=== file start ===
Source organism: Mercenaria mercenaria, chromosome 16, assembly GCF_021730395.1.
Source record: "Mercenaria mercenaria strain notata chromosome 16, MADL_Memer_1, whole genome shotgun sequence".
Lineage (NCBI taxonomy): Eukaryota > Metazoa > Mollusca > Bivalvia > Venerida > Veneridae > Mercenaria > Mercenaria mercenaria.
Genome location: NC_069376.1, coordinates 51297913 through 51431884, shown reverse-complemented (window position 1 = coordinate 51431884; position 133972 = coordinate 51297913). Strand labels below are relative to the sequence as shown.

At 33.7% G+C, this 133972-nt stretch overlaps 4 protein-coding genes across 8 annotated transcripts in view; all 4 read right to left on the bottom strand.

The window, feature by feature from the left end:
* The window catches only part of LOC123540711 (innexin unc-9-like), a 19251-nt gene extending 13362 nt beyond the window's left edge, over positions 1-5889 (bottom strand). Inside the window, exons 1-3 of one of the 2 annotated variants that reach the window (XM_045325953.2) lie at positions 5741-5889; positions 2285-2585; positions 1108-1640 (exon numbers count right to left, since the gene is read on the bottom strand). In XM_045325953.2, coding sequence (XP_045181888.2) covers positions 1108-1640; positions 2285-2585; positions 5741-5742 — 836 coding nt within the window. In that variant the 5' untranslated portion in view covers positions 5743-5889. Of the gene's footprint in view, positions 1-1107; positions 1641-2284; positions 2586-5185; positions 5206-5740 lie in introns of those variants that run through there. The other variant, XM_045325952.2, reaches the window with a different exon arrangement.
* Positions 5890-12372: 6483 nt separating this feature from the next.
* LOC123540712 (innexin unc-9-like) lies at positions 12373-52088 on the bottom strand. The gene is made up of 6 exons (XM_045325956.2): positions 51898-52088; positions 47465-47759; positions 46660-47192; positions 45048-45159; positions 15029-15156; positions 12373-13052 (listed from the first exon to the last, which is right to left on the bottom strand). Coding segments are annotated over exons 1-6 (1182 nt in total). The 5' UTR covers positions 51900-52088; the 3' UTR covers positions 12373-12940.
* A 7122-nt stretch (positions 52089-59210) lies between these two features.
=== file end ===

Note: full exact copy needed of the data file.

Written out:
Source organism: Mercenaria mercenaria, chromosome 16, assembly GCF_021730395.1.
Source record: "Mercenaria mercenaria strain notata chromosome 16, MADL_Memer_1, whole genome shotgun sequence".
Lineage (NCBI taxonomy): Eukaryota > Metazoa > Mollusca > Bivalvia > Venerida > Veneridae > Mercenaria > Mercenaria mercenaria.
Genome location: NC_069376.1, coordinates 51297913 through 51431884, shown reverse-complemented (window position 1 = coordinate 51431884; position 133972 = coordinate 51297913). Strand labels below are relative to the sequence as shown.

At 33.7% G+C, this 133972-nt stretch overlaps 4 protein-coding genes across 8 annotated transcripts in view; all 4 read right to left on the bottom strand.

The window, feature by feature from the left end:
* The window catches only part of LOC123540711 (innexin unc-9-like), a 19251-nt gene extending 13362 nt beyond the window's left edge, over positions 1-5889 (bottom strand). Inside the window, exons 1-3 of one of the 2 annotated variants that reach the window (XM_045325953.2) lie at positions 5741-5889; positions 2285-2585; positions 1108-1640 (exon numbers count right to left, since the gene is read on the bottom strand). In XM_045325953.2, coding sequence (XP_045181888.2) covers positions 1108-1640; positions 2285-2585; positions 5741-5742 — 836 coding nt within the window. In that variant the 5' untranslated portion in view covers positions 5743-5889. Of the gene's footprint in view, positions 1-1107; positions 1641-2284; positions 2586-5185; positions 5206-5740 lie in introns of those variants that run through there. The other variant, XM_045325952.2, reaches the window with a different exon arrangement.
* Positions 5890-12372: 6483 nt separating this feature from the next.
* LOC123540712 (innexin unc-9-like) lies at positions 12373-52088 on the bottom strand. The gene is made up of 6 exons (XM_045325956.2): positions 51898-52088; positions 47465-47759; positions 46660-47192; positions 45048-45159; positions 15029-15156; positions 12373-13052 (listed from the first exon to the last, which is right to left on the bottom strand). Coding segments are annotated over exons 1-6 (1182 nt in total). The 5' UTR covers positions 51900-52088; the 3' UTR covers positions 12373-12940.
* A 7122-nt stretch (positions 52089-59210) lies between these two features.